Reimbursement vs. Default Coverage
Most VSC business is insured via a reimbursement type insurance policy where claims are paid when the vehicle breaks down. There is a significant amount of historical data to analyze when pricing that coverage, which increases an actuary’s confidence in the rate adequacy. There is a lesser used type of insurance policy that is only triggered when there is a default by the contract obligor. The reason for default is often related to financial, economic, or other market related reasons that are much harder to predict. Thus, the question of profitability under one type of coverage versus the other can be tricky. Default coverage has a very low frequency, especially when the economic environment is good, and thus a lower insurance fee. But if a loss does occur, the severity is significant. By definition, any individual default policy will either be priced too high or too low and one just hopes that in aggregate, an insurer’s premium and surplus is adequate to cover any potential default. There is also the question of when to earn an insurer’s premium with default coverage. Some choose to wait until the contract expires, earning 100% at contract termination.
Why Do Some VSC Providers Lose Money?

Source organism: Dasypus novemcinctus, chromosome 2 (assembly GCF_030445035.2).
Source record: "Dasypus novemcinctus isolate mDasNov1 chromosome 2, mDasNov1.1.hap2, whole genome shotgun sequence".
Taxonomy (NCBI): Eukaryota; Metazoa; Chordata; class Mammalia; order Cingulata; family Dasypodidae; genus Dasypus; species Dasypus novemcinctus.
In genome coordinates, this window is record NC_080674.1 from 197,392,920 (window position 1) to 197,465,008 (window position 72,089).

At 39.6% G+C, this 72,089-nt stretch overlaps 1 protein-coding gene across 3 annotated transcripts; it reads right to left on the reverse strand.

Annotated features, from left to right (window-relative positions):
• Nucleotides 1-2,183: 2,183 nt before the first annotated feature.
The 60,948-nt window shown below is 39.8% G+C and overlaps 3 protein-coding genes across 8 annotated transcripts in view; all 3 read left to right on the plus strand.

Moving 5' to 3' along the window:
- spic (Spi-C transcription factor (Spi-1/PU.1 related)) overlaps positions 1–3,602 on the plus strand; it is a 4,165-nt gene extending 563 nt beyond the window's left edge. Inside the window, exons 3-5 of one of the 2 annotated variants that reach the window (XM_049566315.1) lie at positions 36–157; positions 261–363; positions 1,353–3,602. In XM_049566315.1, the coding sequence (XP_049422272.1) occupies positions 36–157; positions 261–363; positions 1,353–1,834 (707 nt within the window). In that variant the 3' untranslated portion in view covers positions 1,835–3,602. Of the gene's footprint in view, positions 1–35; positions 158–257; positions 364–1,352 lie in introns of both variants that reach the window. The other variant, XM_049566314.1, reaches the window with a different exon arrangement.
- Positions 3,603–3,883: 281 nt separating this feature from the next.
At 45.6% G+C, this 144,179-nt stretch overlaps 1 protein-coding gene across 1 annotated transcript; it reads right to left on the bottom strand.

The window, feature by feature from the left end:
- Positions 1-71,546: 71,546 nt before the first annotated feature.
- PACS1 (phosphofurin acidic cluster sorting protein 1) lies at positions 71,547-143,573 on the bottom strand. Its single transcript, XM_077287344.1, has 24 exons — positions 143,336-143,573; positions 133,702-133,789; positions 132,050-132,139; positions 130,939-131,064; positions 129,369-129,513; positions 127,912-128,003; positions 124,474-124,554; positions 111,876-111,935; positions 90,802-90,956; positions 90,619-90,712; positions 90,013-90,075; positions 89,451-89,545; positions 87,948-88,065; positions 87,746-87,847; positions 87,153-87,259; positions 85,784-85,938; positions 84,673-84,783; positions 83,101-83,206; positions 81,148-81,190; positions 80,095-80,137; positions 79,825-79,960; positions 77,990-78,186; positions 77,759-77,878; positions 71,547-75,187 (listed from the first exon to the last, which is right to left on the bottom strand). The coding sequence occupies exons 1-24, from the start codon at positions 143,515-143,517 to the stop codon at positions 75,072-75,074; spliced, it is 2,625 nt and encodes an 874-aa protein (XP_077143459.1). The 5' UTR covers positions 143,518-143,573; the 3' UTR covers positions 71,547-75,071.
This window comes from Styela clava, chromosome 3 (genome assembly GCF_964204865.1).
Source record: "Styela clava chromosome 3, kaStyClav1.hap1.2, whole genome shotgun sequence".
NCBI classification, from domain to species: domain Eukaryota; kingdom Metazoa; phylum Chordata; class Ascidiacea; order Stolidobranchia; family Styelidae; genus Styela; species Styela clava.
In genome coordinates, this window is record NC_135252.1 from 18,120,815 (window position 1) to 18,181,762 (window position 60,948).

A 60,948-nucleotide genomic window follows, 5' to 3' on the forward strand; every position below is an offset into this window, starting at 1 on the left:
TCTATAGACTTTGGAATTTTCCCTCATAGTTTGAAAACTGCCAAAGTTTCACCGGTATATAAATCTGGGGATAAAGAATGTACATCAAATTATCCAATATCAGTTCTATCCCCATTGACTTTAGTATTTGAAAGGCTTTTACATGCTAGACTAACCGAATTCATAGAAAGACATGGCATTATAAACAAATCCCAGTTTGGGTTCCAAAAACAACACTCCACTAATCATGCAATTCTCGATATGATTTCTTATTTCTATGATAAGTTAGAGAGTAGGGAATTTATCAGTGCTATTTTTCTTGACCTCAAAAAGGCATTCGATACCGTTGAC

Why do some well-intentioned providers lose money on an auto VSC portfolio when there is so much data to analyze? The answer often comes down to poor rate development and inaccurate earning curves. Rate chart development is typically performed by 1.) finding a competitor and copying theirs or 2.) performing an actuarial analysis to determine rates. The risk with copying a competitor is that plans are often lengthy, difficult to understand, and not priced correctly. And over years of rate changes and tweaking, the underlying relativities that once existed among the rating variables (such as class plan, new vs. used, mileage) have become blurred. So if you copy a competitor plan you could very well be replicating their pricing inadequacies. The more appropriate approach is to take an existing rate chart and try to back out a set of base rates with relativity factors. A new rate chart could then be generated by multiplying those out to reestablish those important rating factors among variables. One must also consider a competitor’s underlying forms in conjunction with a rate comparison to make sure that any coverage differences among programs are addressed. For example, the competitor might have different car components covered in their plans that don’t cleanly map to the plan being reviewed.
Incorrect earning patterns also cause some providers to lose money because a flawed earnings pattern can disguise poor loss results. For example, a pro rata earnings curve might be an acceptable curve for used VSC’s initially but over time as historical data is built, customized earnings curves should be created to more accurately predict ultimate loss ratios. A correct earnings pattern captures the emergence of losses so that the loss ratio remains constant over time. Said another way, the loss ratio evaluated at month one should be the same as in month 60. VSC providers can use many different customized earnings curves within their portfolio to capture important differences by segment. Any of the three actuaries in attendance at the P&A Leadership Summit would be happy to assist you with this project.